Plan outlines state government’s response to drought conditions

MGN Online
MGN Online

During the dry spells of recent years, many Alabamians became familiar with the yellow and red warning indicators of the weekly U.S. Drought Monitor map printed in newspapers and shown on TV weather reports. Less familiar is the key role state government plays in developing Alabama's portion of the map and in preparing the state to respond to drought conditions.

Released today, the new Alabama Drought Management Plan outlines for the first time state government's role in preparing the weekly snapshots of current drought conditions, and it specifies steps to be taken in response to potential drought conditions.

The Alabama Department of Economic and Community Affairs' Office of Water Resources prepared the new drought plan with input from a number of relevant state agencies. ADECA incorporated lessons learned from the 2007 drought to better prepare the state to cope with dry periods in the future. While Alabama is experiencing normal conditions so far this year, a study by the National Center for Atmospheric Research predicts that warmer temperatures and drier soil in future years will lead to droughts that are more frequent.

"Unlike other natural disasters that strike with sudden fury, droughts work slowly and silently to destroy crops, create shortages for local water systems, reduce power production, harm pulp and paper and other industries creating job losses, and degrade our waterways making them unsuitable for recreation and other activities," ADECA Director Jim Byard said. "The new plan will guide our Office of Water Resources as it constantly monitors water availability so that Alabamians can be alerted and proactive steps can be taken to lessen the impact of a drought."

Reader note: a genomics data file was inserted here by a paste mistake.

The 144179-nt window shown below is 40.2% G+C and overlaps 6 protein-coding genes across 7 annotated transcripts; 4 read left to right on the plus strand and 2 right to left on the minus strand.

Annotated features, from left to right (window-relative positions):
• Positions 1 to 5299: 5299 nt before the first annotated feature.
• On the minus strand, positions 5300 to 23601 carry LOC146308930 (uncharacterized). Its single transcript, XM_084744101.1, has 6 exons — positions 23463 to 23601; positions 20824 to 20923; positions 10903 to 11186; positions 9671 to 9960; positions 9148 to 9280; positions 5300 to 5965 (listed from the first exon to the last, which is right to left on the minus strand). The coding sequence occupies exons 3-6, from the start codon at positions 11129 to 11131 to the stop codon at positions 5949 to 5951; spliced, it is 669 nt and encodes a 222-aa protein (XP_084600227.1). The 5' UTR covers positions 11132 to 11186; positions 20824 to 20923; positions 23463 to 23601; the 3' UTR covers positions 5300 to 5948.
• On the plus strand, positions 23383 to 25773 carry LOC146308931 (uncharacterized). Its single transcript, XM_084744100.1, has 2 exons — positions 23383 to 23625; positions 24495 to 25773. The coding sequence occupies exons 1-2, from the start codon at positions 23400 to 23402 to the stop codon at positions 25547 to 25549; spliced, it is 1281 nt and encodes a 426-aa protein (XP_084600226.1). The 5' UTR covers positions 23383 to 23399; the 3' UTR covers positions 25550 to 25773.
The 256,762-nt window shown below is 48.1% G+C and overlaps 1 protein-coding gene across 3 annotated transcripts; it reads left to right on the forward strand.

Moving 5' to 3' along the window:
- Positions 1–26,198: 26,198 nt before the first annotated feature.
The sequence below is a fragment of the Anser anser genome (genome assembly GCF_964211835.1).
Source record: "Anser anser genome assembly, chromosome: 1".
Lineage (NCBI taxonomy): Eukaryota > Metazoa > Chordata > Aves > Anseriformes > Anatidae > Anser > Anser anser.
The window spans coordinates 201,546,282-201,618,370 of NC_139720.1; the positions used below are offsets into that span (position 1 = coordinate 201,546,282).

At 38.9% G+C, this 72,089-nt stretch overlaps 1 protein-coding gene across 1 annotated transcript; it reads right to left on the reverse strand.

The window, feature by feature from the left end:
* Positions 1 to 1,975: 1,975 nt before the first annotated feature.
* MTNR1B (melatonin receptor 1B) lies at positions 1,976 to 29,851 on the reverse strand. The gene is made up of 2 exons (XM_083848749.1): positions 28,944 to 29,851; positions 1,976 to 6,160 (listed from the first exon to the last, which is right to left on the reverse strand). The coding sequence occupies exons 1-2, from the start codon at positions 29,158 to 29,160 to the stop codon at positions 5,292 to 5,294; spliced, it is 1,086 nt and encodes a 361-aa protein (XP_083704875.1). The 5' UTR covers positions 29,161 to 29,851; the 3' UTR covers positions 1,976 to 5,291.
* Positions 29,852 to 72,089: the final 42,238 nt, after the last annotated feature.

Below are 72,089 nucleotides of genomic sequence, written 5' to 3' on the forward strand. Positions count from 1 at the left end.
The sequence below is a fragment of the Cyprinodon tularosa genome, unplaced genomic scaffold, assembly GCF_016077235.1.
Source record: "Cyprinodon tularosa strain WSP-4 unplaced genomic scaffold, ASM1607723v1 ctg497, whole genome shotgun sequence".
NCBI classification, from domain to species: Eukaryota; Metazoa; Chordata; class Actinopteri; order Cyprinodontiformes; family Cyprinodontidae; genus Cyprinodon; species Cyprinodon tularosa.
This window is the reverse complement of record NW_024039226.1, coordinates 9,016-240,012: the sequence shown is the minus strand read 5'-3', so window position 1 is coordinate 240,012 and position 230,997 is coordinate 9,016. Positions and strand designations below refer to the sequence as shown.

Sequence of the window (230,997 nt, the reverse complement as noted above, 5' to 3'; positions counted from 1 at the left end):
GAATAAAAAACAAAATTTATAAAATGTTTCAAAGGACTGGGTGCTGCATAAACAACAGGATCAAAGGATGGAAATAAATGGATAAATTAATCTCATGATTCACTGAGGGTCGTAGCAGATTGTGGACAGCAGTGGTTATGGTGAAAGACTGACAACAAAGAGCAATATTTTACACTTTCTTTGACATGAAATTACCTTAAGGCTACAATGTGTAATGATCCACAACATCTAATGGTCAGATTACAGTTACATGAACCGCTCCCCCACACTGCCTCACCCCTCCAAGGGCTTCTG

During drought periods, OWR works with local water systems, farmers, reservoir operators and industries to encourage water conservation and to mitigate negative impacts like water shortages, crop failure and job loss.

Major steps specified in the drought plan include:

  • Provide input from OWR, the Alabama State Climatologist, and the Monitoring and Impact Group of the Alabama Drought Assessment and Planning Team into the development of Alabama's portion of the U.S. Drought Monitor Map. A rotating group of authors from the U.S. Department of Agriculture, the National Oceanic and Atmospheric Administration and the National Drought Mitigation Center produce the map. Officials use the drought map, posted each week at, as a primary tool in developing federal disaster declarations.
  • Maintain a drought information center available to the public on ADECA's website.
  • Issue Alabama drought declaration advisories based on streamflow levels, rainfall, soil moisture and other drought-related data collected and analyzed by the Monitoring and Impact Group of the Alabama Drought Assessment and Planning Team.
  • Analyze potential drought impacts on residents, agriculture, habitat, water recreation and industries that rely on water for production.

ADECA completed the plan with input from the Alabama Water Resources Commission, the Alabama Drought Planning and Assessment Team, the Permanent Joint Legislative Committee on Water Policy and Management and other groups with an interest in Alabama's water resources.

The plan and more drought information is available at